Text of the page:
eite (str. V) drauȝe bezaak (mx. IV)
sg pl sg pl sg pl
1st iȝe eite
/əɨ i:t/
(eiȝe)
eite
/i:t/
iȝe drauȝe
/əɨ draʉ/
(eiȝe)
drauȝe
/draʉ/
iȝe bezaak
/əɨ bəˈzɑ:k/
(eiȝe)
bezaak
/bəˈzɑ:k/
2nd þou eitest
/ðəʉ i:tst/
þou drauȝest
/ðəʉ draʉst/
þou bezaakst
/ðəʉ bəˈzɑ:kst/
3rd her eites
/ɣər i:ts/
her drauȝes
/ɣər draʉs/
her bezaaks
/ɣər bəˈzɑ:ks/

The indicative present is regularly derived from the present subjunctive singular, which is predictable from a verb's infinitive form. Regardless of the form of the infinitive, the subjunctive is formed from the infinitive stem to which the same suffixes are attached for all three conjugational classes. An example with three verbs; one strong, one weak, and one mixed:

finde (str. IIIb) lichte kerve (mx. IIIc)
sg pl sg pl sg pl
1st (iȝe) finde
/ˈvəɨnd(ə)/
(eiȝe)
finden
/ˈvəɨndən/
(iȝe) lichte
/ˈləɨxt(ə)/
(eiȝe)
lichten
/ˈləɨxtən/
(iȝe) kerve
/ˈkɛrv(ə)/
(eiȝe)
kerven
/ˈkɛrvən/
2nd
3rd

The presence or absence of a schwa in the present subjunctive singular can be indicative both of provenance (speakers from areas such as Kenneth and the Estuary towns like Londyll insert the schwa often), as well as sociolinguistics (more educated circles insert the schwa more often, even when it is not from their dialect zone).

The Saxon infinitive is noteworthy for being very variant across dialects, with many different solutions and realisations and multiple isoglosses affecting distribution of forms. The infinitive comes in two broad forms: a syllabic infinitive, always one of <-e, -en> /-ə, -ən/, and the short infinitive, which is indicated by a zero morpheme. Due to Saxon orthographical concerns, it is not always easy to see whether an author has syllabic or short infinitives. The H&Ȝ Standard is remarkably lenient, and it accepts dialects with both short and long infinitives. Entries in the Wordbook frequently indicate both the short and syllabic infinitive forms for many verbs, though precedence is given to short infinitives, found natively in Wessiȝ.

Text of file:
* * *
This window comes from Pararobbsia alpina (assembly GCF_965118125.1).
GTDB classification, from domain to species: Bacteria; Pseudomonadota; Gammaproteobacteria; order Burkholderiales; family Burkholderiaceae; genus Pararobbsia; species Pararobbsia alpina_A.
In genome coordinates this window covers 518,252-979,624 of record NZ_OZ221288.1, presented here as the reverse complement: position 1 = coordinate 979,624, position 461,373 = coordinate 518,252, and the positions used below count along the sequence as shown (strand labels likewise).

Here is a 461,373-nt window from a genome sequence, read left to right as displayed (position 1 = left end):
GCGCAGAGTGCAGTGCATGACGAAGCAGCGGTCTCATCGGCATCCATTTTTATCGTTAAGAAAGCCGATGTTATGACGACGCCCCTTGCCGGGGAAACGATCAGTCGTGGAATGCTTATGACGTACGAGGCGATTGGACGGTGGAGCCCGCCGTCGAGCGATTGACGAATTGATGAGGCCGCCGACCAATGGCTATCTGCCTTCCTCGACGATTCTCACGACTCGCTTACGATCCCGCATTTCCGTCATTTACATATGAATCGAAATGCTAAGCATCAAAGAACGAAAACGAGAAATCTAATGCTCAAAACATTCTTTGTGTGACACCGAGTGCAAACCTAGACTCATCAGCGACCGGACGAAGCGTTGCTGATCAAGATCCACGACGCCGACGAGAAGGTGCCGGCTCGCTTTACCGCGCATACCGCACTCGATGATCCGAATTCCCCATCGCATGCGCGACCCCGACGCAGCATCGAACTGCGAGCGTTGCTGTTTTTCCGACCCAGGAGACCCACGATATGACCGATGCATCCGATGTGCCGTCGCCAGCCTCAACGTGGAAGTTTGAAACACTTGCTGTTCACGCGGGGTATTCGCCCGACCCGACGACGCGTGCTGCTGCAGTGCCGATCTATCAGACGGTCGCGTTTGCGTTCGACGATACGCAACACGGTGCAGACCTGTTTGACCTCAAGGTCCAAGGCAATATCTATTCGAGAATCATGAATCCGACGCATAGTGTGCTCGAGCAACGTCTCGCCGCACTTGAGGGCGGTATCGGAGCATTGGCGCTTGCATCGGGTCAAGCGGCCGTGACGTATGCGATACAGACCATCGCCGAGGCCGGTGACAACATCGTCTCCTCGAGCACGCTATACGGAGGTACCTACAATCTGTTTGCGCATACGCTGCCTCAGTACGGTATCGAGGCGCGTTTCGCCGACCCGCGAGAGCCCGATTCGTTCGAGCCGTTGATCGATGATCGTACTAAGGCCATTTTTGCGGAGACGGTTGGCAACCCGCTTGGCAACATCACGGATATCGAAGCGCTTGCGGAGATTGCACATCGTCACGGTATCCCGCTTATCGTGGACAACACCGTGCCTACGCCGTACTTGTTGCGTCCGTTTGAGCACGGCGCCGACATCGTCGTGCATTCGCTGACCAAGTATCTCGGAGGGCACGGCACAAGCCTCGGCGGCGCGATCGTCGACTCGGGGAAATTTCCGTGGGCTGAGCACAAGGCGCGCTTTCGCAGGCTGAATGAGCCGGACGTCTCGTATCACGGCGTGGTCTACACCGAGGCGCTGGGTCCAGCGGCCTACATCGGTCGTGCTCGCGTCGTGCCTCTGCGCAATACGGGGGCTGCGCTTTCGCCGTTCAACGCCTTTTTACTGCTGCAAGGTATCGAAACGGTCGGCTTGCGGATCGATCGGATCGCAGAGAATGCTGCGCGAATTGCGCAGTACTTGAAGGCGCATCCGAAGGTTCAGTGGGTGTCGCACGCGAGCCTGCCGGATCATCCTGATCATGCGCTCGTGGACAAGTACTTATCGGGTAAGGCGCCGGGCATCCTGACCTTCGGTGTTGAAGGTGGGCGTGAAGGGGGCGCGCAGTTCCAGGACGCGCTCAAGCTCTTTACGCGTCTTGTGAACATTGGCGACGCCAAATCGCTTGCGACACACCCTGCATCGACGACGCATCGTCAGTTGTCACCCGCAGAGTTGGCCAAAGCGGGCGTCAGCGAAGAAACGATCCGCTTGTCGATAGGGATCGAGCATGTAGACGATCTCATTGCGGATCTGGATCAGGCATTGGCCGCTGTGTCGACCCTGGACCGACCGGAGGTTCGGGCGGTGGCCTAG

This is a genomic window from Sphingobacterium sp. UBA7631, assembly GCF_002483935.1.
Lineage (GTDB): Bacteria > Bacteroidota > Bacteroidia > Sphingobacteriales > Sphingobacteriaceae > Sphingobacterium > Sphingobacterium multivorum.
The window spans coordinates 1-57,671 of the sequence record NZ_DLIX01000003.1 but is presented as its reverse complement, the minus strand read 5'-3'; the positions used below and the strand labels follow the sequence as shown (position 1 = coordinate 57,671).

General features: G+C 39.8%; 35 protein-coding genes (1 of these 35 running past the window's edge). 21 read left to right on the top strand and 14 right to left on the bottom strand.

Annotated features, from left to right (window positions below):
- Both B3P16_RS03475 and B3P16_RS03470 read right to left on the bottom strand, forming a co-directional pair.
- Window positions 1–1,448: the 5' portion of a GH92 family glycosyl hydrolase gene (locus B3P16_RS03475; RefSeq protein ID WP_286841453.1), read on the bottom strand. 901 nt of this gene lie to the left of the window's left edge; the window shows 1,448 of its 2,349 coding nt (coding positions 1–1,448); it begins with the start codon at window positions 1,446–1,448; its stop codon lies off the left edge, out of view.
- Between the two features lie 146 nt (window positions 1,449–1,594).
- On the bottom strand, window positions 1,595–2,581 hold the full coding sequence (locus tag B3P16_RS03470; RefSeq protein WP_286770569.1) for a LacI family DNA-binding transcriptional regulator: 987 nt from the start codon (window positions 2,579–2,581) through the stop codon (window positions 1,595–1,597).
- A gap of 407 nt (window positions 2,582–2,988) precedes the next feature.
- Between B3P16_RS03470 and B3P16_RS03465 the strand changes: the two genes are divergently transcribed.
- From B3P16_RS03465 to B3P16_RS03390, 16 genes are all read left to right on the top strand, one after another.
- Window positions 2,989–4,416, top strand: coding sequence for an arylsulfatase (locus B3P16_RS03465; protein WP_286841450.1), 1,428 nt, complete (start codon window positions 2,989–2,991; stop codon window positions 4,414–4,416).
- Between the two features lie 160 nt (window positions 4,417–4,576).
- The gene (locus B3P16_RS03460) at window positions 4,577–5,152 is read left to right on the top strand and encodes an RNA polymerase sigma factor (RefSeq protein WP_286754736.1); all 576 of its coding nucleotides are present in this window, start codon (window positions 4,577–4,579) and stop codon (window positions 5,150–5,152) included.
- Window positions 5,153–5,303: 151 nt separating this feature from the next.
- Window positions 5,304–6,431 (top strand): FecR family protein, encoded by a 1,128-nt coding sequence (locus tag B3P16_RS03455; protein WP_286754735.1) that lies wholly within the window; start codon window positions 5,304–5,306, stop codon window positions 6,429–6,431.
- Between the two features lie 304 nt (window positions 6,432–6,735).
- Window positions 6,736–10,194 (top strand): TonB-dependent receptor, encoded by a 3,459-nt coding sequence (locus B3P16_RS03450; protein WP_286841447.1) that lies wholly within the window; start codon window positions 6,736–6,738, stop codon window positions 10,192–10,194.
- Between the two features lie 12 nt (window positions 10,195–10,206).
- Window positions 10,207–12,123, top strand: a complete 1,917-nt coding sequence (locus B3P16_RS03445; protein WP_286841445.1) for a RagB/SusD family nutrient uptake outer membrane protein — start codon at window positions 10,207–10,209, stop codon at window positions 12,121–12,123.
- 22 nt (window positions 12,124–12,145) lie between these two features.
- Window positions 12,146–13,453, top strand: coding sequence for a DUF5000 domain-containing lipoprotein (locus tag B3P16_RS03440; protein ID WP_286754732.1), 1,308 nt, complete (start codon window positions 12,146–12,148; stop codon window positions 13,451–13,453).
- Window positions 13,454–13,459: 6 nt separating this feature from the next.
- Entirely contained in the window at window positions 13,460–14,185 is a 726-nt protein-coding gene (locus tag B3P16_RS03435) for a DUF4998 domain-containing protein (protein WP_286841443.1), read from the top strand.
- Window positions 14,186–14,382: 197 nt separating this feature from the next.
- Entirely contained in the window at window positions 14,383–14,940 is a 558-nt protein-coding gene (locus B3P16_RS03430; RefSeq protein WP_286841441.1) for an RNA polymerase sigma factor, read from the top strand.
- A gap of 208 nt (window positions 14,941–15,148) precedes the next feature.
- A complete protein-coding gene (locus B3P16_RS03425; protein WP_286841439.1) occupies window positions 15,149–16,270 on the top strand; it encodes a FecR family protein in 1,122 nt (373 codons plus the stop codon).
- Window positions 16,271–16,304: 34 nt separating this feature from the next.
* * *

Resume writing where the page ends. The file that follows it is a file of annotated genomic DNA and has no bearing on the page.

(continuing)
Some of the distributions, charted across prominent Saxon townships and regions:

H&Ȝ Standard Fromenmoot
Wessiȝ
Oxenford Bywales
Hartford
Martch
Cambridge
Angliȝe Londyll Goldford
Kenneth
Sussiȝ
All Acceptable VK, V̄K V̄# V̆C V̆CC V̄(CC)# V̆C V̆CC V̄(CC)# V̆C V̆CC V̄(CC)# V̆C V̆CC V̄(CC)# Str. V. Wk. V. V̄# Str. V. Wk. V. V̄#

Common
bezaak bezaake
bezaaken
bezaak
/bə.ˈzɑ:k/
bathe
/bɑɨð/
zitt
/zɪt/
basken
/ˈbɑs.kən/
ziep
/zi:p/
zynn
/zɪn/
basken
/ˈbɑs.kən/
ziep
/zi:p/
skip
/skɪp/
baske
/ˈbɑs.kə/
crave
/krɑɨv/
crave
/krɑɨv/
skimpe
/ˈskɪm.pə/
slaȝe
/zlɑj/
crave
/ˈkrɑɨ.və/
skimpe
/ˈskɪm.pə/
slaȝe
/zlɑj/
Rare
basken
/ˈbɑs.kən/
zie
/zi:/
zitten
/zɪt.tən/
ziep
/zi:p/
zitten
/zɪt.tən/
zynnen
/ˈzɪn.nən/
skippe
/ˈskɪp.pə/
basken
/ˈbɑs.kən/
crave
/ˈkrɑɨ.və/
crave
/krɑɨv/
zynne
/ˈzɪn.nə/
skippen
/ˈskɪp.pən/
craven
/ˈkrɑɨ.vən/
slaȝe
/ˈzlɑ.jə/
skimp
/skɪmp/

SyntaxEdit

See AlsoEdit

Henton Saxon/Lexicon